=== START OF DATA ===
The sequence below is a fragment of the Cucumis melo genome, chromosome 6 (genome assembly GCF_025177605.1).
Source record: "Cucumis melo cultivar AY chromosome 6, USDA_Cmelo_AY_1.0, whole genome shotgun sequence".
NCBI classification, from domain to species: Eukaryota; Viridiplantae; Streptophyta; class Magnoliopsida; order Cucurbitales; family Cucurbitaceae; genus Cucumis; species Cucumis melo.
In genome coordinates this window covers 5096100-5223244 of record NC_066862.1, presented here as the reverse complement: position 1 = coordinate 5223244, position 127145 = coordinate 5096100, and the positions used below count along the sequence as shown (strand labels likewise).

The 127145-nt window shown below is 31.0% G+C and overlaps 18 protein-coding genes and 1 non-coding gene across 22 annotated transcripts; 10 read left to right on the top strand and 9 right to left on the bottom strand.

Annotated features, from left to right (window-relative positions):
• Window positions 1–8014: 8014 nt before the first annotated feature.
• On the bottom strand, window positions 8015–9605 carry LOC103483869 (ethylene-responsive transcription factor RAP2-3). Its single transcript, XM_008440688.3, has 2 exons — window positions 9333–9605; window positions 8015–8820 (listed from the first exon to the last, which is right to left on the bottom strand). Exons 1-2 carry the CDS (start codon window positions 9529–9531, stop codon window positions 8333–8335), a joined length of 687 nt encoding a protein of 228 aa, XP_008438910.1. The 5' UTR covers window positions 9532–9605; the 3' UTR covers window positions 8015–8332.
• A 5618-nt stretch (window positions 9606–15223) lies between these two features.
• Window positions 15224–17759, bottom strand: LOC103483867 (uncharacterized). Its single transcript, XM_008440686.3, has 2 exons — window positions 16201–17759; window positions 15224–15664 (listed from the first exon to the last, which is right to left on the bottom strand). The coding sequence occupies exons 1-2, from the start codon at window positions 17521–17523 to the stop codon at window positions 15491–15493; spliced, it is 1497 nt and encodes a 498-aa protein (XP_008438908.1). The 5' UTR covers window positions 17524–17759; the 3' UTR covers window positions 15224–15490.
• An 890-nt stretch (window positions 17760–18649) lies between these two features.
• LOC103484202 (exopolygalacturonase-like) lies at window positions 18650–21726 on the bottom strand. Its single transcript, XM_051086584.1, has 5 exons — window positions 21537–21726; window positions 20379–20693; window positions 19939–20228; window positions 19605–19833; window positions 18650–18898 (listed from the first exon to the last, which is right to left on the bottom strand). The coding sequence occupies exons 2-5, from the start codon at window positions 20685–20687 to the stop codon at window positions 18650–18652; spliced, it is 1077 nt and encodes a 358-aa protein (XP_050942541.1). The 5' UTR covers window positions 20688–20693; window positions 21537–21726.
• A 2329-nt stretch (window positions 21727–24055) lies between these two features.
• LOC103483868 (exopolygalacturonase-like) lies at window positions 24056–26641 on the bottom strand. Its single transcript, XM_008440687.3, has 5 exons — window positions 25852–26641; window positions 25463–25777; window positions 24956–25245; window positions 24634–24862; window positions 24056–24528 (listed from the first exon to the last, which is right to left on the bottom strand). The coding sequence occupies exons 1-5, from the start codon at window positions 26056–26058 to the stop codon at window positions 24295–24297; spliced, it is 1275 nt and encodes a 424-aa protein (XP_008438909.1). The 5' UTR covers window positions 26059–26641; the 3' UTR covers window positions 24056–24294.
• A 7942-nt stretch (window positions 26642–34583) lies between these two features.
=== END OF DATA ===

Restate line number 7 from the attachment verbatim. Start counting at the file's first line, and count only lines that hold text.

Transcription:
• Window positions 1–8014: 8014 nt before the first annotated feature.